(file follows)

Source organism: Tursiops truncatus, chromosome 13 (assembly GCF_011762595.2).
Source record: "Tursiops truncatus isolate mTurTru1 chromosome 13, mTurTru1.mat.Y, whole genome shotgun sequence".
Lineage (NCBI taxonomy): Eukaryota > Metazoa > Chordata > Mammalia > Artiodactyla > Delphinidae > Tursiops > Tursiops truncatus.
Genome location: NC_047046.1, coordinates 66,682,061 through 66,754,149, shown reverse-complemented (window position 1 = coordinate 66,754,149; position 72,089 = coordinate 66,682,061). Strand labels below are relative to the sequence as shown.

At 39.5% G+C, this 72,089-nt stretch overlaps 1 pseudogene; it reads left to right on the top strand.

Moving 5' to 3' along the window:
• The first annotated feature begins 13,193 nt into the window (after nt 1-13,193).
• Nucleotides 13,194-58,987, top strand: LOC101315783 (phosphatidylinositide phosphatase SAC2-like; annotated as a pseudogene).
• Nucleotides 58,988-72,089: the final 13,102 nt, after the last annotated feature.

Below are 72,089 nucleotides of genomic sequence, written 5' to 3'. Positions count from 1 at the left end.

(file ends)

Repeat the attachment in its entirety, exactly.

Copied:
Source organism: Tursiops truncatus, chromosome 13 (assembly GCF_011762595.2).
Source record: "Tursiops truncatus isolate mTurTru1 chromosome 13, mTurTru1.mat.Y, whole genome shotgun sequence".
Lineage (NCBI taxonomy): Eukaryota > Metazoa > Chordata > Mammalia > Artiodactyla > Delphinidae > Tursiops > Tursiops truncatus.
Genome location: NC_047046.1, coordinates 66,682,061 through 66,754,149, shown reverse-complemented (window position 1 = coordinate 66,754,149; position 72,089 = coordinate 66,682,061). Strand labels below are relative to the sequence as shown.

At 39.5% G+C, this 72,089-nt stretch overlaps 1 pseudogene; it reads left to right on the top strand.

Moving 5' to 3' along the window:
• The first annotated feature begins 13,193 nt into the window (after nt 1-13,193).
• Nucleotides 13,194-58,987, top strand: LOC101315783 (phosphatidylinositide phosphatase SAC2-like; annotated as a pseudogene).
• Nucleotides 58,988-72,089: the final 13,102 nt, after the last annotated feature.

Below are 72,089 nucleotides of genomic sequence, written 5' to 3'. Positions count from 1 at the left end.